The US Department of Health and Human Services recognizes August as national breastfeeding month. As the month comes to a close, a bipartisan bill in the state legislature aims to protect parents’ right to breastfeed at work.
All 50 states have laws that allow breastfeeding anywhere, but Wisconsin is behind several states when it comes to protecting employees that need to pump breast milk.
Now, a bipartisan coalition of state lawmakers is floating a bill guaranteeing employees unpaid pumping breaks in a private location — that is somewhere other than a restroom — for the first year of their baby’s life. These conditions are already required by the federal government — under the Fair Labor Standards Act — for larger, interstate, businesses. The Wisconsin bill does have some exceptions for undue hardships — including cases where accommodating an employee’s need to pump breast milk would significantly disrupt a business’ operations.
Lisa Subeck (D-Madison) authored the bill. She says this will bring the state in line with federal regulations and go further to support employees. “This is such a great win win because it enables women who want to or need to go back to work more quickly to do so without having to sacrifice breastfeeding and without having to sacrifice the health of their baby,” she explains. “And, it allows employers then to actually have those women back in the workplace, being able to do their jobs and being able to do them well.”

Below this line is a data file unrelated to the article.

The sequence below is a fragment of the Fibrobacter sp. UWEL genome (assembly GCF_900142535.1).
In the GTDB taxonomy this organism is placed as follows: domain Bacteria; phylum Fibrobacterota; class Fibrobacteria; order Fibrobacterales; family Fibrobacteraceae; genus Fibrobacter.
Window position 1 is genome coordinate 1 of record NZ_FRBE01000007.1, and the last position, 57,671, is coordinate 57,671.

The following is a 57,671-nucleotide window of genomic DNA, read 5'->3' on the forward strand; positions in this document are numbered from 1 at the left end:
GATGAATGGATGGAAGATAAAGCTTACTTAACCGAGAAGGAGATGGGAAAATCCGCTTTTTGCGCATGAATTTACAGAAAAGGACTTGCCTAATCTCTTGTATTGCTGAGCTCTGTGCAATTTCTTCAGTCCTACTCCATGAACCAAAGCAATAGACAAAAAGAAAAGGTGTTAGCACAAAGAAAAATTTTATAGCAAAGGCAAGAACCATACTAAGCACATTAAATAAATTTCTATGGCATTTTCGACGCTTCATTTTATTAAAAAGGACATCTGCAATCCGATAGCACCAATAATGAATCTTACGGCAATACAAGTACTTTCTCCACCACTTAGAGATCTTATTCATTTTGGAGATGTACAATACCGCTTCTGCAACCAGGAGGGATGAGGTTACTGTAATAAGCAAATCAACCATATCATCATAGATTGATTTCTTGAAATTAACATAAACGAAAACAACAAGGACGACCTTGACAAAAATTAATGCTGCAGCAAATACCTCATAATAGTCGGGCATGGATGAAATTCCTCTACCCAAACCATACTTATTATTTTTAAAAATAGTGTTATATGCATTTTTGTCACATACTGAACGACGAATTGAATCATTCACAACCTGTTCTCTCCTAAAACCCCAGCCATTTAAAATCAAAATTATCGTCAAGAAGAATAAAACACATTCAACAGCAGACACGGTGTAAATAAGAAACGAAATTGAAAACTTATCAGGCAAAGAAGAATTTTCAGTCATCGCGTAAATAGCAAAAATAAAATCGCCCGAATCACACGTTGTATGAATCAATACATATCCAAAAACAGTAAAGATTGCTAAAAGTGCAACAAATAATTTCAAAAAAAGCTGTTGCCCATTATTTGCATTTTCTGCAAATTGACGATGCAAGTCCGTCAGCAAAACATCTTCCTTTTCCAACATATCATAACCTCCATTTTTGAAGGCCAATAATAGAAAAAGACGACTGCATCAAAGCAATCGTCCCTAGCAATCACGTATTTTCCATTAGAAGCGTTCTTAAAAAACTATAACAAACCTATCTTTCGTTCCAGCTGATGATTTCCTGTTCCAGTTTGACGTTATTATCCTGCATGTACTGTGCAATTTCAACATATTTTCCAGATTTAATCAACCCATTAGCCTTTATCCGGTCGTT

Under the bill, employers would also have to provide electrical outlets and somewhere to store breastmilk. The breaks will be unpaid but will be considered paid work time for determining eligibility for health insurance. Subeck says that provision comes from constituent who worked as a dental assistant and asked Subeck if there was anything she could do to help. “Her employer was complying with everything that the federal government asked, you know, giving her a break time to be able to pump breastmilk, but the break time was unpaid. She understood that. She was comfortable with that. She wasn’t asking to be paid for that time,” Subeck adds. “However, because she worked just right after the threshold to be eligible for insurance benefits, the little bit of unpaid time she was taking each week, dropped her below the insurance.”
This bill was originally introduced in 2015 and again in 2017; however, it never made it out of committee. Senator Joan Ballweg (R-Markesan) is the lead author of the bill in the senate and worked on the previous attempts during her time in the Assembly. She says she’s optimistic about the legislation’s odds this time around. “This is one way to support moms, support families, and provide the qualified folks the opportunity to get back into the workforce and stay in the workforce.” Ballweg goes on, “there’s a lot of legislation that it just takes some time for folks to understand the benefits versus the drawbacks. I just hope this is a education piece that we can find more supports as we as we go along and maybe this is the year that that we get it across the finish line.”
The bill now heads to the labor committees in both the state Assembly and Senate.